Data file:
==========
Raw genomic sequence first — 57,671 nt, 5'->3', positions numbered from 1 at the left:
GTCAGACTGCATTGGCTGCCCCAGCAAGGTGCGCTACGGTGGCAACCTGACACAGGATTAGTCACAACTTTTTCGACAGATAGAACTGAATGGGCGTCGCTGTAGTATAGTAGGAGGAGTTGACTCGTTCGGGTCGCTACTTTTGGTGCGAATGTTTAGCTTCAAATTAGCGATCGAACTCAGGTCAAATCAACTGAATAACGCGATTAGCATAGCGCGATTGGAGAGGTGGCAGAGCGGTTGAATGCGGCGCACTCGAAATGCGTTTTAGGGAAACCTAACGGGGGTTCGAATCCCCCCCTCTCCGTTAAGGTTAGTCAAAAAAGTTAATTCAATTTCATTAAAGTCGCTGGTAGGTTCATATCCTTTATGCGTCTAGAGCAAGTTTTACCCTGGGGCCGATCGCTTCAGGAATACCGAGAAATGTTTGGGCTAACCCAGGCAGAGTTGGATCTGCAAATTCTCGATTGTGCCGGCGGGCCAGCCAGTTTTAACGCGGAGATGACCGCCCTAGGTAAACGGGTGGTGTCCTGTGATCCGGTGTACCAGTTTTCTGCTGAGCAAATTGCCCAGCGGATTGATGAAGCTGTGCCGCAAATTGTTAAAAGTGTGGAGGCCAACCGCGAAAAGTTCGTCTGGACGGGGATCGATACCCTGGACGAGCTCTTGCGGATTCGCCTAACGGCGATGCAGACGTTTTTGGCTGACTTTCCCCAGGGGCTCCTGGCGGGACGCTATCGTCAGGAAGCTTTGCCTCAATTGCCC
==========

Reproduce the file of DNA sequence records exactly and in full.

Raw genomic sequence first — 57,671 nt, 5'->3', positions numbered from 1 at the left:
GTCAGACTGCATTGGCTGCCCCAGCAAGGTGCGCTACGGTGGCAACCTGACACAGGATTAGTCACAACTTTTTCGACAGATAGAACTGAATGGGCGTCGCTGTAGTATAGTAGGAGGAGTTGACTCGTTCGGGTCGCTACTTTTGGTGCGAATGTTTAGCTTCAAATTAGCGATCGAACTCAGGTCAAATCAACTGAATAACGCGATTAGCATAGCGCGATTGGAGAGGTGGCAGAGCGGTTGAATGCGGCGCACTCGAAATGCGTTTTAGGGAAACCTAACGGGGGTTCGAATCCCCCCCTCTCCGTTAAGGTTAGTCAAAAAAGTTAATTCAATTTCATTAAAGTCGCTGGTAGGTTCATATCCTTTATGCGTCTAGAGCAAGTTTTACCCTGGGGCCGATCGCTTCAGGAATACCGAGAAATGTTTGGGCTAACCCAGGCAGAGTTGGATCTGCAAATTCTCGATTGTGCCGGCGGGCCAGCCAGTTTTAACGCGGAGATGACCGCCCTAGGTAAACGGGTGGTGTCCTGTGATCCGGTGTACCAGTTTTCTGCTGAGCAAATTGCCCAGCGGATTGATGAAGCTGTGCCGCAAATTGTTAAAAGTGTGGAGGCCAACCGCGAAAAGTTCGTCTGGACGGGGATCGATACCCTGGACGAGCTCTTGCGGATTCGCCTAACGGCGATGCAGACGTTTTTGGCTGACTTTCCCCAGGGGCTCCTGGCGGGACGCTATCGTCAGGAAGCTTTGCCTCAATTGCCC